There are literally hundreds of guides out there boasting 101 surefire ways on how to hang your hammock. Whether you are lounging on a beach, chilling in your backyard, or nestling up for the night in a hut by the jungle, there are various ways you can do it — but all have the same result: an easy-made, comfortable resting place to snooze. Let us help you teach you the perfect way how to hang a hammock from a tree. All this can be done with the perfect knots to hang your hammock.

Hanging Hammock on Trees
Girl on Hammock at the Beach Between Two Trees


Today, we will be discussing how to specifically hang your hammock from a tree, well, from two trees. That’s the first step before it all, finding the perfect hammock and then scouting out the perfect place to set it up.

When dealing with these two natural landlocked points, hanging your hammock can get a little more strict and a little more difficult than when you are making camp between two adjustable objects. The trees usually aren’t very adjustable, so you have to maneuver and alter the way you hang your hammock to adjust to them. If you can, however, try and find the perfect spot. If you have to venture your way a little further from where you would have hoped just to ensure you and your hammock’s safety, it’s a sacrifice you should be willing to make.

To simplify your hammock hanging, we’re going to break the process down into three different factors that affect the process:

  • The distance between the two objects called the Hammock Ridgeline Length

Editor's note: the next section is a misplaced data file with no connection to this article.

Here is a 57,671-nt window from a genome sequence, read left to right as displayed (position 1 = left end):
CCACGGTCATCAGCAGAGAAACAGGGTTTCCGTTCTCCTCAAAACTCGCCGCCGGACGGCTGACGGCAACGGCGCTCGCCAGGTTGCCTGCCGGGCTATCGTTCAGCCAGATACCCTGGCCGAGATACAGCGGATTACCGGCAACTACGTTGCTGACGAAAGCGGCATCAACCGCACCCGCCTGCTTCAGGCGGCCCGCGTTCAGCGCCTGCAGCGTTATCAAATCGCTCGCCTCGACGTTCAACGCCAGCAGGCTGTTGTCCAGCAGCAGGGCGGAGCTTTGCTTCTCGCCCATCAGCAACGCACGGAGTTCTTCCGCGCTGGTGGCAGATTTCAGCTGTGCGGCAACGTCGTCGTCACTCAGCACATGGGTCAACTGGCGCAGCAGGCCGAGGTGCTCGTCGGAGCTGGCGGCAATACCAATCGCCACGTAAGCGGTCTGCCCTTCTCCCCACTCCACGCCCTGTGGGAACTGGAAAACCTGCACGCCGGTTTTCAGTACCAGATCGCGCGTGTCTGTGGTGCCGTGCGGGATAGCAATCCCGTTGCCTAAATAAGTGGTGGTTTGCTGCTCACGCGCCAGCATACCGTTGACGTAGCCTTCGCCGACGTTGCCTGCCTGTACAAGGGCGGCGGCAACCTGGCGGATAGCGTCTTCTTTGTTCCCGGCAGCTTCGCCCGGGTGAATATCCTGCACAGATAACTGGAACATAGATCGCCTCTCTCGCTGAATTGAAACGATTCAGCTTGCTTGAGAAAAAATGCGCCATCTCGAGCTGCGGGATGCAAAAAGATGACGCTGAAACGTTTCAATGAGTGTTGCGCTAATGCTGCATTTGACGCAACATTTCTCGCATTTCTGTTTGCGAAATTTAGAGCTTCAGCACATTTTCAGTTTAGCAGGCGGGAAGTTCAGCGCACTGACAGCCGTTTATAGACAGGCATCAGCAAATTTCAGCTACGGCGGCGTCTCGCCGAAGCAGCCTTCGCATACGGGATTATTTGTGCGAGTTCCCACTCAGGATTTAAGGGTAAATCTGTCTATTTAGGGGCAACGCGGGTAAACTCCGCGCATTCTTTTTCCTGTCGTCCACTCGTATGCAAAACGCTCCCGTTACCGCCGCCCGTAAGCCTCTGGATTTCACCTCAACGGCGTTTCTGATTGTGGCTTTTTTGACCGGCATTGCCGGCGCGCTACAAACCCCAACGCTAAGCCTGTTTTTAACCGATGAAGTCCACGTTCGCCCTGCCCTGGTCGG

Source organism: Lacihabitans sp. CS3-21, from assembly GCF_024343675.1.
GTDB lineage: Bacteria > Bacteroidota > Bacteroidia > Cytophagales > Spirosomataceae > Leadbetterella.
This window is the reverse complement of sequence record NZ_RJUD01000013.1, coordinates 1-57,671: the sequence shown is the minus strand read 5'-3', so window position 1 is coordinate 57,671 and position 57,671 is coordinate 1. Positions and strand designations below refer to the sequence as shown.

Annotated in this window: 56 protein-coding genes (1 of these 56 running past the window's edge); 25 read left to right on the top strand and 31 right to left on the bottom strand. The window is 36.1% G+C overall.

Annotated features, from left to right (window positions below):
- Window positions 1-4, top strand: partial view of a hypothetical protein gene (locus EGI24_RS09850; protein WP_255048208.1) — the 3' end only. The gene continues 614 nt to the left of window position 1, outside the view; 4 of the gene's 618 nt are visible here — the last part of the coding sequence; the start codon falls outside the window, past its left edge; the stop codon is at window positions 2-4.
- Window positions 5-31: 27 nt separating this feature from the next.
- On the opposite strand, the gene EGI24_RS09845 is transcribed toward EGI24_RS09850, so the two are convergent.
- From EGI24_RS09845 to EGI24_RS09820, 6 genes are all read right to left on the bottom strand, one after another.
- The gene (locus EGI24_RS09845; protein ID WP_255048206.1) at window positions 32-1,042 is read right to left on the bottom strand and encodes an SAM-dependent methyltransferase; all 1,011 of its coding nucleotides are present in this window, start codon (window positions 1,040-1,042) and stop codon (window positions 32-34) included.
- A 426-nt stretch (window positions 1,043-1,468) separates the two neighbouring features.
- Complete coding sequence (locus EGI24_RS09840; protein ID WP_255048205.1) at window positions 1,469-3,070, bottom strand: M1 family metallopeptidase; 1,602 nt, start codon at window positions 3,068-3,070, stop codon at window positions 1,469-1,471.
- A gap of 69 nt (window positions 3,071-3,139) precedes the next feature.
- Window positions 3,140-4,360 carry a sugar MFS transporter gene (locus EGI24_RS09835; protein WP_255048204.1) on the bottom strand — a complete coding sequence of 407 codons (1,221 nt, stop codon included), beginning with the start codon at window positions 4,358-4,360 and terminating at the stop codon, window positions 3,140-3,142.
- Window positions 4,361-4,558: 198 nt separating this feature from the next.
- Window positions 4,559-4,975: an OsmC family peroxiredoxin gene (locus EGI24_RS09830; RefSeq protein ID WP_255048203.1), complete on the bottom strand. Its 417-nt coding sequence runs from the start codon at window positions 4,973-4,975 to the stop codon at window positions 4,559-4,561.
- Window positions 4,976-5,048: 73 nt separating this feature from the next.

• The height of where it is placed
  • The amount of force lying in the hammock


This might sound extensively mathematical and not at all like a simple day of lying in the hammock, but once you get the hang of it, you won’t have to get your calculator and protractor out every time.

We’re kidding, of course, hanging a hammock isn’t rocket science but before you even begin to set up camp, you might want to take a few of these points into consideration.

First Step: Picking the Proper Spot

Hounds Hanging out on a Hammock
Two Pups on a Hammock

The Distance

A trunk-to-trunk distance — yes, we said trunk and not branch (that is a terrible idea)—is ideal at from 13 to 16 feet. This will be a perfect length to give you enough space to hang your hammock from the two trees. If the span between the two trees is too small, you should consider a two-poled mounting stand. Rule of thumb is that the trees should be one to two inches further apart than the full length of the hammock. This distance is important to remember. Too much might actually tip you over if you are swinging, and too little will hardly give you any swing at all.

The Amount of Force Lying in the Hammock

Make sure to scout out the trunks. They should be at least ten inches in diameter, thick enough to support a person weighing about 220 lbs. Of course, if you are lighter, you have a little bit more wiggle room in taking thinner trees, but don’t risk it too much. Check the trees out for signs of disease and stress. Good coverage for shade (if that’s your goal), or less shade (if you want a tan) are also important factors for the ultimate chill or sleep quality.